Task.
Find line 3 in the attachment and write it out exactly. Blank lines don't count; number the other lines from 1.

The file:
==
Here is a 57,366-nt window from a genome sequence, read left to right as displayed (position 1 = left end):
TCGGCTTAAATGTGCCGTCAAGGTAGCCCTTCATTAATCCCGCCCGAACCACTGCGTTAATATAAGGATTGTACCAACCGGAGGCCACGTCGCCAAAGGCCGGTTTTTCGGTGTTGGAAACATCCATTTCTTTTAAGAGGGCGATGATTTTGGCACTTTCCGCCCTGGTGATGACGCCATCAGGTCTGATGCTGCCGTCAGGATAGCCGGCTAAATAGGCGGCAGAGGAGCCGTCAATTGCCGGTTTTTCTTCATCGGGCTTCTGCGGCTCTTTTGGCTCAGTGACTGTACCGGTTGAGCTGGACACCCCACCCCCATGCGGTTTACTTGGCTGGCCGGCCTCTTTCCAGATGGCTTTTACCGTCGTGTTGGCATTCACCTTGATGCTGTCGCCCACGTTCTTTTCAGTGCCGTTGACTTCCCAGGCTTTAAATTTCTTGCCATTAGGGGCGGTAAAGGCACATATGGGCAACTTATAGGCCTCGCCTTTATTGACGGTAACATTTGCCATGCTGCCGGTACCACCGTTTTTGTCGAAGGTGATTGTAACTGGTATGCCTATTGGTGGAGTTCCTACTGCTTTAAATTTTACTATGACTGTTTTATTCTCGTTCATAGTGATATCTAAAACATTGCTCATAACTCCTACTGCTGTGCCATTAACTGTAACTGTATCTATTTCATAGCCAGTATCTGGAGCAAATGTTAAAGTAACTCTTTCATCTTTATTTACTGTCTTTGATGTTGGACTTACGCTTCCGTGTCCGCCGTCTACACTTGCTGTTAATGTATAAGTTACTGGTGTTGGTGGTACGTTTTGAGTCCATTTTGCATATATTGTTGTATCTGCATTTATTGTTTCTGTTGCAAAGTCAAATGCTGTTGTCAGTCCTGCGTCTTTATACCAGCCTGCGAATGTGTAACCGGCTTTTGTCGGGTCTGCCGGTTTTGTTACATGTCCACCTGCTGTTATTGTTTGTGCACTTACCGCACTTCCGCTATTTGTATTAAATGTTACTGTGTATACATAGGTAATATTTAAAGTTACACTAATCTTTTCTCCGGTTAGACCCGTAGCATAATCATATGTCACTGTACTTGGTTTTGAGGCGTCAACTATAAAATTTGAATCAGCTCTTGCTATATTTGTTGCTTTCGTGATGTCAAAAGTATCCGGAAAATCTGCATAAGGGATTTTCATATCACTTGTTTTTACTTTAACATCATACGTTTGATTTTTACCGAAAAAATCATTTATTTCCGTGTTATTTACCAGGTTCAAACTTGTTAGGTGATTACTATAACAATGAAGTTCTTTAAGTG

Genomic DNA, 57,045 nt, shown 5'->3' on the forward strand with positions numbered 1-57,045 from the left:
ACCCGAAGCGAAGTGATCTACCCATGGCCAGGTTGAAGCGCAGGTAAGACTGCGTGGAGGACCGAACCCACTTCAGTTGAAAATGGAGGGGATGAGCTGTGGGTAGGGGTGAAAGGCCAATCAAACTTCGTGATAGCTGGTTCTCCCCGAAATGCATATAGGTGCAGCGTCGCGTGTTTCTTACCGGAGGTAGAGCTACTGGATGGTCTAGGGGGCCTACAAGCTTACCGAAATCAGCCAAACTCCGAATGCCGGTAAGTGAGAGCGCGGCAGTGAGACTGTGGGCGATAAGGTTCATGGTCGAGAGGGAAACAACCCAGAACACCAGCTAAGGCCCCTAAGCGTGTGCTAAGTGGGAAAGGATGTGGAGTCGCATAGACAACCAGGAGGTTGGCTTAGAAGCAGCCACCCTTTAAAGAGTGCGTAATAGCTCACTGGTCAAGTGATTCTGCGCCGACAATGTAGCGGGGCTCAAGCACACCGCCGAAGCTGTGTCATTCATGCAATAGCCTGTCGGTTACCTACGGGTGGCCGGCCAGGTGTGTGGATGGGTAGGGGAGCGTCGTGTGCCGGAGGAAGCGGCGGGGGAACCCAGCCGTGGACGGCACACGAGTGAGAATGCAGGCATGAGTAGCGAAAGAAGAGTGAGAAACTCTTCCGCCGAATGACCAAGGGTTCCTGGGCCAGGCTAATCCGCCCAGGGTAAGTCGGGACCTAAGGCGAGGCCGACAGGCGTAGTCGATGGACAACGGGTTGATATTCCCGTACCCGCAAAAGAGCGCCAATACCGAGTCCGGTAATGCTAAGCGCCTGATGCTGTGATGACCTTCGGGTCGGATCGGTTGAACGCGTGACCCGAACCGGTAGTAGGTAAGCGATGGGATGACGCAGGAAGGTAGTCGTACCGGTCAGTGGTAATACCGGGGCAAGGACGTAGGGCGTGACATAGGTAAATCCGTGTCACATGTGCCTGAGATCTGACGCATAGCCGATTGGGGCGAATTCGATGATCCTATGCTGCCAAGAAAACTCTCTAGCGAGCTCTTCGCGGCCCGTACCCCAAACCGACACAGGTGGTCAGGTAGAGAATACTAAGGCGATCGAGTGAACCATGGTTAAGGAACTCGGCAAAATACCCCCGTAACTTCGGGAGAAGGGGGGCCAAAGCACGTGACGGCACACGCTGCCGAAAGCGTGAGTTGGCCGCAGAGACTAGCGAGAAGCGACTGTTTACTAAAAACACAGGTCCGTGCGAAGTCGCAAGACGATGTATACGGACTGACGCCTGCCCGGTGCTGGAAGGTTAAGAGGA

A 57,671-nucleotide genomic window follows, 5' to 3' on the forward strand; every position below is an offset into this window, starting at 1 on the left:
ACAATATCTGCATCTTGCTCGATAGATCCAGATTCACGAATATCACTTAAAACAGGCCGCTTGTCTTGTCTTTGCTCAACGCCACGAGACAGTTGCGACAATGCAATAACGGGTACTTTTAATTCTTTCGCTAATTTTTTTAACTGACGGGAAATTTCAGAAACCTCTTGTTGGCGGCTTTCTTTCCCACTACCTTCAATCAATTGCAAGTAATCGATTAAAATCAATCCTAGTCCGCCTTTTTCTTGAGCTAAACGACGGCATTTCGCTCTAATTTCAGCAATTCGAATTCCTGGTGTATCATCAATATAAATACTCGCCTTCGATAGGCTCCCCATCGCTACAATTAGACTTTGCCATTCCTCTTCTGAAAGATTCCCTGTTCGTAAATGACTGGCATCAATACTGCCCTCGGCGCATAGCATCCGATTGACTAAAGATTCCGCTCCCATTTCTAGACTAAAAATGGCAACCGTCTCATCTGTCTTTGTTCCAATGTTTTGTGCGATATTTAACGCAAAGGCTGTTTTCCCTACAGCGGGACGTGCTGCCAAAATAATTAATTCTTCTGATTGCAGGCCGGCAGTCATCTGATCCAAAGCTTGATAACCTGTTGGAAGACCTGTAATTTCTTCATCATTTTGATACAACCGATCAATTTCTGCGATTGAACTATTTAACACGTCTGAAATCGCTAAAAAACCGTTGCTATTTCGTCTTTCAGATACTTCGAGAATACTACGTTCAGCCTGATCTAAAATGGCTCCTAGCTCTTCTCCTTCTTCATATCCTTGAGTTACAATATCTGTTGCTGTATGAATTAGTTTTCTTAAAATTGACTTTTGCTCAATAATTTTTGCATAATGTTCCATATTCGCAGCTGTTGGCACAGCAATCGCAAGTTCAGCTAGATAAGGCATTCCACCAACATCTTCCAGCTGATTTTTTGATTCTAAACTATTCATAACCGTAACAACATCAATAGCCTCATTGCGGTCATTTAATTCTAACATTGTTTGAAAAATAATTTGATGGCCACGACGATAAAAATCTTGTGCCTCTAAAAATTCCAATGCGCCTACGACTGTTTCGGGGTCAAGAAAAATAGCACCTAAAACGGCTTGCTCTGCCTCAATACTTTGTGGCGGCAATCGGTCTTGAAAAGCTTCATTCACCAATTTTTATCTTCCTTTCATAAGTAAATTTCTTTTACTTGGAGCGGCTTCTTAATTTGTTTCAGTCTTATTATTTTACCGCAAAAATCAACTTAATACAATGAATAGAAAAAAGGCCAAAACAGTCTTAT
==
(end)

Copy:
Genomic DNA, 57,045 nt, shown 5'->3' on the forward strand with positions numbered 1-57,045 from the left: